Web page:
Friday, 16 June 2017

Ritual (2002)

Tim Curry. You're better than this.


Ritual


Dr. Alice Dodgson is suspended from her job for handing out trial drugs to a patient and killing them. She takes a job as a private physician to Wesley Claybourne in Jamaica for her two year suspension period. While there she befriends local Caro, and is drawn into a web of voodoo.

This movie doesn't work on many levels. Starting at the beginning when Alice (Jennifer Grey - Dirty Dancing) mis-prescribes drugs. She is slapped on the wrist, and allowed to work elsewhere. I would have suspected more of a - I don't know - manslaughter case? Immediately our "hero" is not just flawed, but largely unlikable. Upon arriving in Jamaica the rest of the cast are rolled out. It should be good, the cast is good. Joining Grey, we have obvious villain, Craig Scheffer (Nightbreed), Tim Curry (IT), Daniel Lapaine (Zero Dark Thirty), and Kristen Wilson (Doctor Doolittle). Sadly they don't live up to their reputations.

It's also all very...white.


Tim Curry / Jennifer Grey
 
Focusing on doctors and scientists, landowners, and such, there is very little authenticity to the film. Most of the cast are American. The local township, villages, and people are glossed over for this sub-par who-done-it, set only in Jamaica so that voodoo can be used.

Daniel Lapaine plays Scheffer's brother, and is convinced he is a zombie. Alice is told that he is suffering with encephalitis. It's all washed over with vagueries, in favor of sultry imagery and titillation. Alice starts to suffer with strange dreams and hallucinations, and it becomes apparent that someone is drugging them... with voodoo. *waves fingers at screen*

As the conclusion of the film is reached, it is revealed that local Caro is in fact third in line to Scheffer and Lapaine's land, and she plans on killing everyone to take the land for herself. In fact, an earlier reveal shows that everyone in the main cast is in on some plot to get rich off of the land.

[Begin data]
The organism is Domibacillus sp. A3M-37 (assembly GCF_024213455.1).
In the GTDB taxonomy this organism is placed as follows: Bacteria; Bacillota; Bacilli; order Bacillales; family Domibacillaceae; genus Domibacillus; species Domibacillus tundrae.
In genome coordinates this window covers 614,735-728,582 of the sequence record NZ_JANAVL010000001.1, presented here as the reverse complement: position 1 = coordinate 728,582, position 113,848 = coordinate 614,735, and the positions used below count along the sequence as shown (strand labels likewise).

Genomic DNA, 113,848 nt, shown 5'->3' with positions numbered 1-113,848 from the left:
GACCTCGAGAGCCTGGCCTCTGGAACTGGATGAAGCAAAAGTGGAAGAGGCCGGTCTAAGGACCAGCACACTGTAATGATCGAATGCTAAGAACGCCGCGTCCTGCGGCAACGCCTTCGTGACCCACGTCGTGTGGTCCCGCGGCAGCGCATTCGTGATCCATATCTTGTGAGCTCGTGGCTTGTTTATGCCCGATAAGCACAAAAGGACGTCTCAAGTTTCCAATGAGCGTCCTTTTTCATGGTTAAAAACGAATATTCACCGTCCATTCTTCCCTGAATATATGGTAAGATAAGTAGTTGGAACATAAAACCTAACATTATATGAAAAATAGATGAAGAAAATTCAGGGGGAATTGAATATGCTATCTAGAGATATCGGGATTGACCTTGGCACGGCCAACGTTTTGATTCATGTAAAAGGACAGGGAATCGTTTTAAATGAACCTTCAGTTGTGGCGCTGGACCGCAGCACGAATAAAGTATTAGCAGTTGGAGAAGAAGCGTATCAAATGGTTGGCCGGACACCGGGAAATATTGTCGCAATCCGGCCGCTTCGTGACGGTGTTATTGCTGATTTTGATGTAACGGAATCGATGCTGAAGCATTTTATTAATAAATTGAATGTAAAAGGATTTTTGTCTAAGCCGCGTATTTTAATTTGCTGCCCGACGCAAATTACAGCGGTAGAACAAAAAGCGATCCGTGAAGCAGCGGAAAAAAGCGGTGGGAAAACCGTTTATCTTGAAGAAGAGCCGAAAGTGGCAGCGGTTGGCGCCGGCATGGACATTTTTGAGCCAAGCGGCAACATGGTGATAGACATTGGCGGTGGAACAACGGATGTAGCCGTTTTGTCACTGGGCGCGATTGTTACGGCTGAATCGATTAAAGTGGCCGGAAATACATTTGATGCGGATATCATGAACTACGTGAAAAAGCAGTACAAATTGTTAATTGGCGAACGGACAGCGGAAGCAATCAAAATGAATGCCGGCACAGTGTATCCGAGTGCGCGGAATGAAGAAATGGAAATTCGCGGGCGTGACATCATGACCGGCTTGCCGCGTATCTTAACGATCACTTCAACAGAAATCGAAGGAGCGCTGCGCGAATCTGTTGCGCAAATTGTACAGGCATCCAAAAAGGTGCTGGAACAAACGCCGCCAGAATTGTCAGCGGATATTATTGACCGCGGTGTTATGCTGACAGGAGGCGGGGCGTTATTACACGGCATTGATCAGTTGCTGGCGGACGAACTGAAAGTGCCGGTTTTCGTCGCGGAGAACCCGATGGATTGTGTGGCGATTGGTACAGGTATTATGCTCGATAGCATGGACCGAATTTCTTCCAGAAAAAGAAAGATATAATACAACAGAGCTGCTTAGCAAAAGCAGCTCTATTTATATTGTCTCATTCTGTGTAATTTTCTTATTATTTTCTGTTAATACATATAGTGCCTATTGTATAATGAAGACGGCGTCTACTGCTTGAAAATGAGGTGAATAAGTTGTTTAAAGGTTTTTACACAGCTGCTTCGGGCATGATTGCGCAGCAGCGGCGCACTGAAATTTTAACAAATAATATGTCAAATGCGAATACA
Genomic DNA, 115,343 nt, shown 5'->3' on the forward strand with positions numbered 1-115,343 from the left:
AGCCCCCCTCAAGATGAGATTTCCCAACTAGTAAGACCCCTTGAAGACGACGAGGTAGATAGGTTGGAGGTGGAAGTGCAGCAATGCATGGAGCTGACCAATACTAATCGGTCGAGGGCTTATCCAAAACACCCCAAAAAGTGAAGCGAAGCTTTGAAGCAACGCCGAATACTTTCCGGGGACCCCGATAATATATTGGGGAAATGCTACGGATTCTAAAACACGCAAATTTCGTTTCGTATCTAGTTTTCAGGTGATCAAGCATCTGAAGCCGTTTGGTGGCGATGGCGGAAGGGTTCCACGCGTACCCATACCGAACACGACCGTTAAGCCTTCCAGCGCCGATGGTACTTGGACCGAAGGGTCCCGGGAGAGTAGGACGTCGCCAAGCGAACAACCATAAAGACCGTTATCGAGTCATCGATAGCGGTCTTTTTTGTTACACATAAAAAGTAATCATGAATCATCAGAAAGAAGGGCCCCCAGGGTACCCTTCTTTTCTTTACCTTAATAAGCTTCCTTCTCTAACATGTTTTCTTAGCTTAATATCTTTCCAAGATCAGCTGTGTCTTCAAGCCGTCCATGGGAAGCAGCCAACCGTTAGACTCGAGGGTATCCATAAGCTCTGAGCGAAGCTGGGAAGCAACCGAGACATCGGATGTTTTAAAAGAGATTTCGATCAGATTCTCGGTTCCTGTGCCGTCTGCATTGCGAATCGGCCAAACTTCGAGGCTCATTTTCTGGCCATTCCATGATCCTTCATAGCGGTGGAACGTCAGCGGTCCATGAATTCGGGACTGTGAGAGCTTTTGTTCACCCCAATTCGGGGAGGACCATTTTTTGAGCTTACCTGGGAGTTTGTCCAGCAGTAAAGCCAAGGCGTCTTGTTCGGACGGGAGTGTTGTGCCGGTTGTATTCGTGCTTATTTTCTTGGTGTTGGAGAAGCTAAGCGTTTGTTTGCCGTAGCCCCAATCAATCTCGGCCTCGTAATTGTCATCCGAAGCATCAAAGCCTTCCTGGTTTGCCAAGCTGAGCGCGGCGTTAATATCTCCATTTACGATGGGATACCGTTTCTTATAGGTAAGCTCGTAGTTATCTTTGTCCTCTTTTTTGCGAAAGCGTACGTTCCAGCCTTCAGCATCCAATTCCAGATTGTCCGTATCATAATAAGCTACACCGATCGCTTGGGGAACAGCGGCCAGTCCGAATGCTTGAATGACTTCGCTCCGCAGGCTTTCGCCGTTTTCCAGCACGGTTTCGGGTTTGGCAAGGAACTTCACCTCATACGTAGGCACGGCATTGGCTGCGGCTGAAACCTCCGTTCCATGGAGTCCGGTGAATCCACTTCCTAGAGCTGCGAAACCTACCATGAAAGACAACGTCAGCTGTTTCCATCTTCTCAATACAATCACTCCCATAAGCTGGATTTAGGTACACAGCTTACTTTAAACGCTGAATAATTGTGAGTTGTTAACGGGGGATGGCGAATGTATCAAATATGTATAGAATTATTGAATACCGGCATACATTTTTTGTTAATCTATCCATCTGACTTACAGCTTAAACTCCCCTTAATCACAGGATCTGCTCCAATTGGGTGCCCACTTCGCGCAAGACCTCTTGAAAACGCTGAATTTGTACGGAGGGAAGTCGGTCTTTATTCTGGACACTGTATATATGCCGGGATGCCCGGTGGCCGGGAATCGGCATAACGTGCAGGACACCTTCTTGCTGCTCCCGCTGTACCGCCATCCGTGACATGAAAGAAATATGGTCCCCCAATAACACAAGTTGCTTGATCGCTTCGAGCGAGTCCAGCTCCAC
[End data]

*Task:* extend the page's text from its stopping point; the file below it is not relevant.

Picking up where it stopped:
Sadly, the film is not that engaging, the story lines are trite nonsense, and any underpinning of a good movie is lost as the film plays out the finale to a twisted and unpleasant solution, leaving a bad taste in the mouth. But more on that in a moment.

There is some good. Daniel Lapaine plays his character well. He acts most people from the screen with a charming arrogance, making him one of the few likable characters in the cast. The other noteworthy appearance is Gabriel Casseus as J.B., Grey's guide through the film, although he's given little to do except exposit.

The rest of the cast pretty much mumble and sleepwalk through. Never have I seen Tim Curry so restrained and phoning it in. What happened to you Scheffer? Man, Night Breed is one of my favorite films.

Kristen Wilson

As a horror film, it fails. It's not scary. Let's just put that out there. It's also deep veined with voodoo bad. Medicine good. It's a little, black and white about things, if I can put it that way. And there's also the ending.

Hm.

Throughout the runtime, local Superintendant Archibald (a dead-eyed Ron Taylor - Trading Places) had expressed a physical attraction to Caro. A real creepy one too. At the films conclusion Caro is turned into a zombie by Alice, meaning she now lives in a practically comatose state. It transpires that Archibald has taken her, and married her, with the final shot being of him laying her un-moving body on the marital bed.

How about no? Closing the movie on the note that this woman is enslaved to a man, who is likely to rape her time and again is no way to end a film. It shouldn't be in the film.

I find little, if anything, to recommend.






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